Ahead of World Social Work day on Tuesday 20 March, two student social workers, Stephanie Wood and Gabrielle Gardner, met with City of York Council, Corporate Director for Health, Housing and Adult Social Care Martin Farran to find out what social work means to him.
Gabrielle is working with the Customer access and assessment team at West Offices, and Stephanie is working with the adult learning disabilities team at Systems House, both seem to be enjoying their training.
Stephanie said of her role: “We are both in our final year of study at the University of York , and on placement with CYC for 100 days. We started at the beginning of January and will be finishing at the end of May. I think it’s fair to say that we are both enjoying our placement and are looking forward to the careers ahead of us when we qualify in July.”
Gabrielle said: “I am based within adult social care in the customer access and assessment team. (CAAT) This is the front door service for all referrals into adult social care.
“As part of my role I have met with customers and carers to provide advice and information about resources in the community to assist them to remain independent within their own homes and to work along side customers to identify their outcomes and look at options to meet these. This includes completing Self Supported Assessments, and commissioning support when appropriate. All of my colleagues have been very supportive throughout.”
Gabrielle: What does social work mean to you?
Martin: Social work to me means facilitating and supporting people to live the lives they want, working with people and doing things with them instead of for them.
Social work means working creatively, with vulnerable people and supporting them to fulfil their potential.
Stephanie: Why did you choose to become a social worker?
Martin: I took a slightly unusual route into social work; I studied business studies and then started working for British Nuclear Fuels – Sellafield in Cumbria.
I realised that it wasn’t what I wanted to do and started doing voluntary work with people who had mental health problems and people with Learning Disabilities before getting a job as a support worker in this sector. This then lead to a passionate for working with people and I then later completed my social work qualification in Hull.
Gabrielle: What is the most important thing happening in adult social services at the moment?
Martin: Personalisation, as it has been a game changer for social care. This has been happening formally since the approximately 2007 with the initial pilot sites, before being rolled out nationally. Fundamentally this is about working in a person centred and strengths based way which supports people to maximise their control, maintain independence and choice.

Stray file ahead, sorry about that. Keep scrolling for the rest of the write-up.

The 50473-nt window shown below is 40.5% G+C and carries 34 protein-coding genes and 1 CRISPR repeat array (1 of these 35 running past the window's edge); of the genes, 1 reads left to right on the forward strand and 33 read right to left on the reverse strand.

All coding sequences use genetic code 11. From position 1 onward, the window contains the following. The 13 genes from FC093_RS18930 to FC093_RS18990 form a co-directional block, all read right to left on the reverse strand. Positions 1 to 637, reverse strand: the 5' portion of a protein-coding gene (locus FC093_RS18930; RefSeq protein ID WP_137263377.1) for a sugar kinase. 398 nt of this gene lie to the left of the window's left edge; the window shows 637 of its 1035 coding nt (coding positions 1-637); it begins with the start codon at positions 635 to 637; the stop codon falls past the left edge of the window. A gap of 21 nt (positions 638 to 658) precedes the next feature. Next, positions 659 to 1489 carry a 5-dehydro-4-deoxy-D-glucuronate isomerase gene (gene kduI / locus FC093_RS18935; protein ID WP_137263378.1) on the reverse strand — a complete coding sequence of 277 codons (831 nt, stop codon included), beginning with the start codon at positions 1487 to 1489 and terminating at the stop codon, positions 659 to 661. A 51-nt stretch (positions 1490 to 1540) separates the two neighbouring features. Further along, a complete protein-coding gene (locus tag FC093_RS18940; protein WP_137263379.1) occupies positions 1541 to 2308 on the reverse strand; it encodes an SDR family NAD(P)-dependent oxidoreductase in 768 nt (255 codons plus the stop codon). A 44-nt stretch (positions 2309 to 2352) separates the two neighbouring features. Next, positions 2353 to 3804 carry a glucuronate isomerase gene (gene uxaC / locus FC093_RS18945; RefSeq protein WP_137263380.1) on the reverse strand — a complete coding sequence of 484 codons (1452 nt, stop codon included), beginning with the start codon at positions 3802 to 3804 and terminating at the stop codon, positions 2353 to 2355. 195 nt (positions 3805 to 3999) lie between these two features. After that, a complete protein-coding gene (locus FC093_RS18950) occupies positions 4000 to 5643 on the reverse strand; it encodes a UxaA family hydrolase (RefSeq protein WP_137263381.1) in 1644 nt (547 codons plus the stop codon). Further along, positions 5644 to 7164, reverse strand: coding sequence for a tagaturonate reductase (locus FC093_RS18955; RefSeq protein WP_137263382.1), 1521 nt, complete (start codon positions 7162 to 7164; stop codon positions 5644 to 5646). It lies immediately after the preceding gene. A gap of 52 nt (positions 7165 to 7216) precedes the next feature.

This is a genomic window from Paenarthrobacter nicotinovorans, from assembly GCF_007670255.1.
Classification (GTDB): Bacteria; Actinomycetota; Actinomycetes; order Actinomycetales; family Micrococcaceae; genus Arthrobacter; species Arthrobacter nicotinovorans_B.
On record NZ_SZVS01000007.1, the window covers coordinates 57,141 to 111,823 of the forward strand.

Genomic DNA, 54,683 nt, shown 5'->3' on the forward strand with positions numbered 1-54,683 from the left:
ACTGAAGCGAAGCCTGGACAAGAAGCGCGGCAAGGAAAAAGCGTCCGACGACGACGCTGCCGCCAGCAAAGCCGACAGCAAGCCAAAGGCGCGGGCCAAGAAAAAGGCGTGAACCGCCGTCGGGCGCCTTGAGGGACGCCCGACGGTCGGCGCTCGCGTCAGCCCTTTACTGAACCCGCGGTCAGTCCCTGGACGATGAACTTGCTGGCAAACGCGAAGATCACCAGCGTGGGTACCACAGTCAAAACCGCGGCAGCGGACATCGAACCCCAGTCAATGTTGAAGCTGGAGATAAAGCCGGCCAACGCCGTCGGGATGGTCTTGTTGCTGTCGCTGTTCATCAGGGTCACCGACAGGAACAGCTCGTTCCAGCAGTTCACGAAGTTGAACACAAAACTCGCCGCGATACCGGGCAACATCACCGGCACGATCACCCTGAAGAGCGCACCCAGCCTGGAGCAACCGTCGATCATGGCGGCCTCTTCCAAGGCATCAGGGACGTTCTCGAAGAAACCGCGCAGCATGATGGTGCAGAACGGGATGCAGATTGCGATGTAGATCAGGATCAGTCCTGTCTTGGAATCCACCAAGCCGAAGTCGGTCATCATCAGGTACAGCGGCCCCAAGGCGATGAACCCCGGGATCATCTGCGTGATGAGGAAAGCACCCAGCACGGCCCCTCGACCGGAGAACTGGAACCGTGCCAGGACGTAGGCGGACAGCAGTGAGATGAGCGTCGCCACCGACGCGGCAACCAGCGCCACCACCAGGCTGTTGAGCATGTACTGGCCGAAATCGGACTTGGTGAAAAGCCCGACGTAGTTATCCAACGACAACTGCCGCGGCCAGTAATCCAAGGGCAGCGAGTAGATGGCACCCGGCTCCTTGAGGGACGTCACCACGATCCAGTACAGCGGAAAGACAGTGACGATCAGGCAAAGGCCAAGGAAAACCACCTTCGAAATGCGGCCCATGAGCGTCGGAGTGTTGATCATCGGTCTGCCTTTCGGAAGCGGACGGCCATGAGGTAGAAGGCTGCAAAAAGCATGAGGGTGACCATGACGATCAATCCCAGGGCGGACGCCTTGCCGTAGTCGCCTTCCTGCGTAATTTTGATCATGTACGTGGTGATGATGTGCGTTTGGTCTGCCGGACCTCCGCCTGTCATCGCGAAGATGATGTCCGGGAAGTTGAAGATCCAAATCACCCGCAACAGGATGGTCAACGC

Adult safeguarding has also come a long way; people are becoming more aware of safeguarding concerns and how to manage risk more effectively.
Stephanie: Why do you think community involvement is important in social work?
Martin: Being part of a community is good for people’s emotional and mental wellbeing. In a perfect world would you want to be cared for by public services or by the community? I think most people would pick the latter.
People who feel part of a community tends to leads to them being A- mentally / emotionally more robust and B- less dependent on statutory services. “Look after yourself, the place you live in, and the community” generates positivity, better outcomes for all, including resilience.
Gabrielle: Where do you see the future of social work heading?
Martin: I see us building upon the personalisation, and strengths based practice. A decrease in the use of traditional and often paternalistic models of care, to supporting more people to manage their long term conditions and a greater emphasis on promoting wellbeing rather than the historic focus on ill health. More community based support and a more targeted use of statutory services.
Stephanie: What is the council doing to involve the community in social work at the moment?
Martin: One word, CO-PRODUCTION.
Doing things together. That is the biggest shifty – arguably where social work is rooted. Working with people – individuals, families and communities, including those with often excluded eg with limited capacity.
During my time as an approved social worker, like most colleagues I didn’t like the bureaucratic elements eg filling in assessment forms, so I used to ask customers to complete a self assessment which I added to as required. I soon realised this positively changed the power dynamic and in many ways formed part of my journey to more person-centred practice / approach. It is also important that social work embraces risks as opportunities, but focuses on supporting people to manage their risks.
Stephanie: Can you give us an example of a time in your career which stood out to you?
Martin: When I was working in Bridlington, I was working with a customer who required to be formally detained given the risks to herself wellbeing / safety.. It was a formative moment as I realised while balancing the need to preserve her independence it made me realise the responsibility we have in terms of the need for safeguarding.
Original news story produced by City of York Council e-magazine for CYC employees